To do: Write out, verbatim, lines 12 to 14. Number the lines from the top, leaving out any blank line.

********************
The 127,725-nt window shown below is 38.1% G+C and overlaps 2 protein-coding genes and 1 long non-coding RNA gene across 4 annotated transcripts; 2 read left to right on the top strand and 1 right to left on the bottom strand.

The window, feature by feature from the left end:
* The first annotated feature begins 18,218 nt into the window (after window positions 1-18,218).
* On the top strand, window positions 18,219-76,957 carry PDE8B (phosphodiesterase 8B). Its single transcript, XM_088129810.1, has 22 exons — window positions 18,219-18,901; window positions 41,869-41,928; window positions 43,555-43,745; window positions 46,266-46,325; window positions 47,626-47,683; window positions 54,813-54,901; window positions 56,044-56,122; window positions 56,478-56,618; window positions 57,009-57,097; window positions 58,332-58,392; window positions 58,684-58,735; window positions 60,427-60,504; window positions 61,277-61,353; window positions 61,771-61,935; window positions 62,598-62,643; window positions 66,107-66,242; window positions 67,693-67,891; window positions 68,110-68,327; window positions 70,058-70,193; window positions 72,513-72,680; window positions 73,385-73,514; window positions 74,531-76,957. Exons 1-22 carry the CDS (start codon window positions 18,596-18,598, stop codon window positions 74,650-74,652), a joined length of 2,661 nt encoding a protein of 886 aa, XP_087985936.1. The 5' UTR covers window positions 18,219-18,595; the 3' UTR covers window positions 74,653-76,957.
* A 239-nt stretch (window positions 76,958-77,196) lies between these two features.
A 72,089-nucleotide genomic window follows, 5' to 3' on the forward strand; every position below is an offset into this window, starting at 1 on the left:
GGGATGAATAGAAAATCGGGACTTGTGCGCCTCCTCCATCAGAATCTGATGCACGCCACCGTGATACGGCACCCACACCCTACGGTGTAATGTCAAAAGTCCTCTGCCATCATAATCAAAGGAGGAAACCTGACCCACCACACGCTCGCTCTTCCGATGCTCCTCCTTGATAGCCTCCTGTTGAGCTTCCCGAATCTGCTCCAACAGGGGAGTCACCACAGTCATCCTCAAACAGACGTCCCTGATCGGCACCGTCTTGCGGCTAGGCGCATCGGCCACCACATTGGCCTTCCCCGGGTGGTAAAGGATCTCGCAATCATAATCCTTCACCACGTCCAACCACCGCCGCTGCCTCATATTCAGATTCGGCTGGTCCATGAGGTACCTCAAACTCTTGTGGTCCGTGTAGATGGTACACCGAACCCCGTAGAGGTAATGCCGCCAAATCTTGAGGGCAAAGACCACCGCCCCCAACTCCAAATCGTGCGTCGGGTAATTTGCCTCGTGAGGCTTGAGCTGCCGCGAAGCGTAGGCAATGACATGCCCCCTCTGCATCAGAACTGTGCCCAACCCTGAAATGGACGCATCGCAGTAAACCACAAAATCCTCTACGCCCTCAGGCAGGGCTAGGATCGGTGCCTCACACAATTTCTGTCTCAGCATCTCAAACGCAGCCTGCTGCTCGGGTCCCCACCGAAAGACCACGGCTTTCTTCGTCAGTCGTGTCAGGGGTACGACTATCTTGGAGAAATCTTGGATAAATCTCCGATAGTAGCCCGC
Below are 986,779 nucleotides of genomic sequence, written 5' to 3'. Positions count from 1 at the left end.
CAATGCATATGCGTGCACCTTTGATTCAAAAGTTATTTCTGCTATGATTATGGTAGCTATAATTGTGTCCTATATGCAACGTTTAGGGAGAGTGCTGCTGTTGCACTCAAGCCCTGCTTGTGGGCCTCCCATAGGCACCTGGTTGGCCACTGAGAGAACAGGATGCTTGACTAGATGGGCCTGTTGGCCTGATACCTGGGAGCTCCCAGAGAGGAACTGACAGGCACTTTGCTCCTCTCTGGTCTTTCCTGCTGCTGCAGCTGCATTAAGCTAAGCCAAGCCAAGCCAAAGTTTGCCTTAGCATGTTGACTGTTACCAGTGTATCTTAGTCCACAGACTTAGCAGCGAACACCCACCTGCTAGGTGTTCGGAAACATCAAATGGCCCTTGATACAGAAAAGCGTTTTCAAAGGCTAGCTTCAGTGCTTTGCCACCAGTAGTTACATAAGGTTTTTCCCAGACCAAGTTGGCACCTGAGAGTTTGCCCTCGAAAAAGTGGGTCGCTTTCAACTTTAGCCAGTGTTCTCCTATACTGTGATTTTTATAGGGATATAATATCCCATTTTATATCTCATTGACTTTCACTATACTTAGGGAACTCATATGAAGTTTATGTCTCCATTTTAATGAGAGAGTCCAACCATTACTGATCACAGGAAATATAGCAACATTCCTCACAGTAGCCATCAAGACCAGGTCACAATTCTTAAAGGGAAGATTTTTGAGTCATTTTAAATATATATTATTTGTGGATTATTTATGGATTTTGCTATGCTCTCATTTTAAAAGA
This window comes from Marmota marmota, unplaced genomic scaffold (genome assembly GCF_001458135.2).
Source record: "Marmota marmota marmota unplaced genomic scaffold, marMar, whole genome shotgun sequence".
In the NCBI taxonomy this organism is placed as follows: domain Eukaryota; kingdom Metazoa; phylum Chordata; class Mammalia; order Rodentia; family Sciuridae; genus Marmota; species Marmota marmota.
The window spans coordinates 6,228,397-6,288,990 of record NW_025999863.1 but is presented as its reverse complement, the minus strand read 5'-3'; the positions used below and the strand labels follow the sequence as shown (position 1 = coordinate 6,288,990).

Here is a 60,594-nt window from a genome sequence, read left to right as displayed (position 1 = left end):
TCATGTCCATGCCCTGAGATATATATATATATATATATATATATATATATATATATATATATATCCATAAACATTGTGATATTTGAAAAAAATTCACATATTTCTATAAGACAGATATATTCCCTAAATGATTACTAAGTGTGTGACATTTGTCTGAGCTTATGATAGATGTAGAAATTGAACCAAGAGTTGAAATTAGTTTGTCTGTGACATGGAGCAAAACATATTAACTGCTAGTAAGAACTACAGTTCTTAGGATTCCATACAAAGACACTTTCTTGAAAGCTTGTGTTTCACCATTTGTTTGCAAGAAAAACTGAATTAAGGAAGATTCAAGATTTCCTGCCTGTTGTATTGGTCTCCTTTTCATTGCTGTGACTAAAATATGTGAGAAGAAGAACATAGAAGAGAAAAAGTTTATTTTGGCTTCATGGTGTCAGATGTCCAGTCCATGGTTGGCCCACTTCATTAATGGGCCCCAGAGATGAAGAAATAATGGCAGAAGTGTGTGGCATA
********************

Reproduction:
In the NCBI taxonomy this organism is placed as follows: domain Eukaryota; kingdom Metazoa; phylum Chordata; class Mammalia; order Rodentia; family Sciuridae; genus Marmota; species Marmota marmota.
The window spans coordinates 6,228,397-6,288,990 of record NW_025999863.1 but is presented as its reverse complement, the minus strand read 5'-3'; the positions used below and the strand labels follow the sequence as shown (position 1 = coordinate 6,288,990).

Here is a 60,594-nt window from a genome sequence, read left to right as displayed (position 1 = left end):